Eamon: Beginner’s Cave (1979)   1 comment

Retro enthusiasts who follow this blog may be wondering why the only home computer featured so far is the TRS-80. I apologize; I did try with Lords of Karma to use a Commodore PET or Apple II version but neither was cooperating. Now, finally, we have our first game designed specifically for Apple II.

I prefer the title screen in monochrome to the color version.

I prefer the title screen in monochrome to the color version.

Donald Brown’s achievement with Eamon really is remarkable. He created essentially an “RPG campaign system” which lets you make a character that can then play in multiple adventures. I’ve occasionally heard talk in the interactive fiction community of a “shared universe of objects” that allows porting things between games, but it never really materialized; here it was done in 1979. (Definitely 1979 even though it’s been reported differently elsewhere; Jimmy Maher has a blog post about the issue.)

Failing at character creation can be deadly.

Failing at character creation can be deadly.

The game starts with you specifying a name (which corresponds to a saved character), choosing male or female, and then being handed a randomly-chosen set of statistics.

Character creation can be deadly even when you do follow directions.

Character creation can be deadly even when you do follow directions.

This is followed by a long set of instructions, which I’ll summarize: There are five weapons classes (clubs/mace, spear, axe, sword, bow) which I’ve just listed in order from easiest to use to hardest, although I gather swords cause more damage than maces and so forth. Armor (leather, chain, plate) makes it harder to be hit but also makes it harder to hit others, and shields are usable when not wielding a two-handed weapon.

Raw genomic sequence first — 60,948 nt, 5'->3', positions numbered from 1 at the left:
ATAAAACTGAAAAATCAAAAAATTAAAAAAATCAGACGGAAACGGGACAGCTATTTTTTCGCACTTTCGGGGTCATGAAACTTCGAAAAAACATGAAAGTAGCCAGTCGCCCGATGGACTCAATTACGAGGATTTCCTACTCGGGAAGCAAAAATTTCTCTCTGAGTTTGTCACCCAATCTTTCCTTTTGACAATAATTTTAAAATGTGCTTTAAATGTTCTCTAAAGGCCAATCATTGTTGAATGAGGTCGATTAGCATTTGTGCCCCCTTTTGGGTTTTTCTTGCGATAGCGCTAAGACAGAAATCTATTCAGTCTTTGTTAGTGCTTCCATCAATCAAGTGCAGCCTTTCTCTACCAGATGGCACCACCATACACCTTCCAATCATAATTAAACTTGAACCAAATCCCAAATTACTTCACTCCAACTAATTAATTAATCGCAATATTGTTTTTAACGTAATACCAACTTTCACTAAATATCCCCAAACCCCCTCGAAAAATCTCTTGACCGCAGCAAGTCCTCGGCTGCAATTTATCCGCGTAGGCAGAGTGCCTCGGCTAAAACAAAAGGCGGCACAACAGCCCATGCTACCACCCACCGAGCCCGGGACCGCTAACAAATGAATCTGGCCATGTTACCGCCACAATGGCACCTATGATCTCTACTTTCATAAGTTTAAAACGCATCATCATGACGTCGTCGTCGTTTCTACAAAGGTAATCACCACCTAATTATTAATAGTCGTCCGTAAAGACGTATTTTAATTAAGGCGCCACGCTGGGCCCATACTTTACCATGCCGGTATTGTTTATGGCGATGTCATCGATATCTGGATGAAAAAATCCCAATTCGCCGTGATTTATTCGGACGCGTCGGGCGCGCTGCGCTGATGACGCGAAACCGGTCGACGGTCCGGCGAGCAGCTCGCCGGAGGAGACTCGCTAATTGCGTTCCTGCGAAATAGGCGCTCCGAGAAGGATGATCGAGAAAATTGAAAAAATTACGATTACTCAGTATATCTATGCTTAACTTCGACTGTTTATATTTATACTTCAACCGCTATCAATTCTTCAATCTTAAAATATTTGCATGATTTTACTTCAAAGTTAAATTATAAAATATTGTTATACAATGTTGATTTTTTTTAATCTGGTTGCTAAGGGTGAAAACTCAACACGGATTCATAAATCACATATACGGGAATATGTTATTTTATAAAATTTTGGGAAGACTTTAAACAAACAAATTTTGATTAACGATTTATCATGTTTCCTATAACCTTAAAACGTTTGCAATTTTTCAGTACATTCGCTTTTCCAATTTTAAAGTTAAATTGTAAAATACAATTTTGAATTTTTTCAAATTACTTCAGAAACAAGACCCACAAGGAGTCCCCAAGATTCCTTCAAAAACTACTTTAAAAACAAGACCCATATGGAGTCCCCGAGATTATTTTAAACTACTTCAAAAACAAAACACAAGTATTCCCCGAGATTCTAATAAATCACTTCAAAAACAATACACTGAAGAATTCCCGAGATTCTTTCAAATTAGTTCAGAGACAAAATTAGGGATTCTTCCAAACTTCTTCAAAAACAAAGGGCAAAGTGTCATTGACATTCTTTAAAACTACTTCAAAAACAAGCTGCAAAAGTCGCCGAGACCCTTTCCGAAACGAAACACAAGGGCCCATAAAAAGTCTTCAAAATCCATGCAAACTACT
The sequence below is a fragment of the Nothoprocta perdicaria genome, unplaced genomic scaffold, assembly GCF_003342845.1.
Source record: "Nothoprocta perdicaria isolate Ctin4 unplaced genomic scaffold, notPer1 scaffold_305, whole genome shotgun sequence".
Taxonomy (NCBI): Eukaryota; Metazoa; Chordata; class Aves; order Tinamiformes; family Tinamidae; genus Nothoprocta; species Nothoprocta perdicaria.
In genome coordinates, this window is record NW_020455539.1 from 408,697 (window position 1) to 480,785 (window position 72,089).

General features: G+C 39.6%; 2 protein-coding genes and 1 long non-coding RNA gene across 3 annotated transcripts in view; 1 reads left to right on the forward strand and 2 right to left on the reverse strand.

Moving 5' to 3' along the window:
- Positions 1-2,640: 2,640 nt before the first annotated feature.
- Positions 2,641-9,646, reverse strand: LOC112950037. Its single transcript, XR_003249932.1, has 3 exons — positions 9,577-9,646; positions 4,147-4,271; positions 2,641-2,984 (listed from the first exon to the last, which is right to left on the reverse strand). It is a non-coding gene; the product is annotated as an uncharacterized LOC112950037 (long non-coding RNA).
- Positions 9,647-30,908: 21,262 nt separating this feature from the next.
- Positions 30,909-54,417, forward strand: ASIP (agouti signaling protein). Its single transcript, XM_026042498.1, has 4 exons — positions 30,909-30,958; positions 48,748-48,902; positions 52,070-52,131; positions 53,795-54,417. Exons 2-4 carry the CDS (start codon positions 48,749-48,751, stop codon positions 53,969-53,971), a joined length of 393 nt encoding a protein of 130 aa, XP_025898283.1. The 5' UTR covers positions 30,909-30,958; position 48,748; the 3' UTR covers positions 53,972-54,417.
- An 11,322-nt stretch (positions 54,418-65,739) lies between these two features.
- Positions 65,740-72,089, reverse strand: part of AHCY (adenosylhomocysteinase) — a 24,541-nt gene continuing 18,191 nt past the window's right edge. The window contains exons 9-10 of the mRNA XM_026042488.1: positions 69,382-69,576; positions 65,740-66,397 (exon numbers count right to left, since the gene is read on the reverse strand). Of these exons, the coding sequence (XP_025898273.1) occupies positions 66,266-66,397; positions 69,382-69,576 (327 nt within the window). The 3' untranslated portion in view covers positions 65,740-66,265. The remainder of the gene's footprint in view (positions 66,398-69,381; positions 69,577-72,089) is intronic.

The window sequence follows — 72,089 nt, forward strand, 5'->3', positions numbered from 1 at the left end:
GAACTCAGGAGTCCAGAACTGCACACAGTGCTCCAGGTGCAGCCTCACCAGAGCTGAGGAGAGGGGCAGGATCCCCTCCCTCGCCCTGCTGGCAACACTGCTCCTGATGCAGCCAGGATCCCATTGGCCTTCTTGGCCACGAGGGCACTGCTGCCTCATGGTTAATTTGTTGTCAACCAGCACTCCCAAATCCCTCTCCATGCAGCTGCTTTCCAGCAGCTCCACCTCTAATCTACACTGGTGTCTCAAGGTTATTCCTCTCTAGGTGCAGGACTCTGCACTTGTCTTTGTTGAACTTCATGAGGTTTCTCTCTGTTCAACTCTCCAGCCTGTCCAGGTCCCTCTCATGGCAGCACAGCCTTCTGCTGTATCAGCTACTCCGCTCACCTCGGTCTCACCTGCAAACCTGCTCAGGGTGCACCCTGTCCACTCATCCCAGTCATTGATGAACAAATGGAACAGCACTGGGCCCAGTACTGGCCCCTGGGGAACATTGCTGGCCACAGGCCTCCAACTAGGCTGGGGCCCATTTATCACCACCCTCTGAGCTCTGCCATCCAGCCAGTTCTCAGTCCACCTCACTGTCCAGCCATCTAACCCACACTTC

You can carry weight up to 10 times your hardiness; your hardiness also serves as your “hit points” although the amount of damage felt is conveyed in text (“YOU DON’T FEEL VERY WELL”) as opposed to numbers. Agility affects your ability to hit monsters. Charisma affects the prices in shops and the friendliness of monsters (more on the latter point later).

There are some magic spells, although as far as I can tell stats don’t affect their use (other than them having effects *to* stats).


I mentioned a “shared universe of objects”; as noted in the screenshot above, it isn’t complete (one author can’t create a magical object which then affects other games) the persistence of money, weapons, and armor is non-trivial and makes the general experience of Eamon feel more like a modular set of stories rather than many distinct ones. (I should add many later Eamon games do end up customizing enough to be stand-alone; there was even an Eamon game in IFComp 2010.)

In any case, after choosing to embark an adventure the player is prompted to swap disks; without swapping disks, they are sent to the “Beginner’s Cave”. The game is emphatic about the “beginner” moniker — if your character is too experienced they won’t be allowed in.


The map is fairly straightforward but does have the feel of a room-by-room Dungeons & Dragons crawl.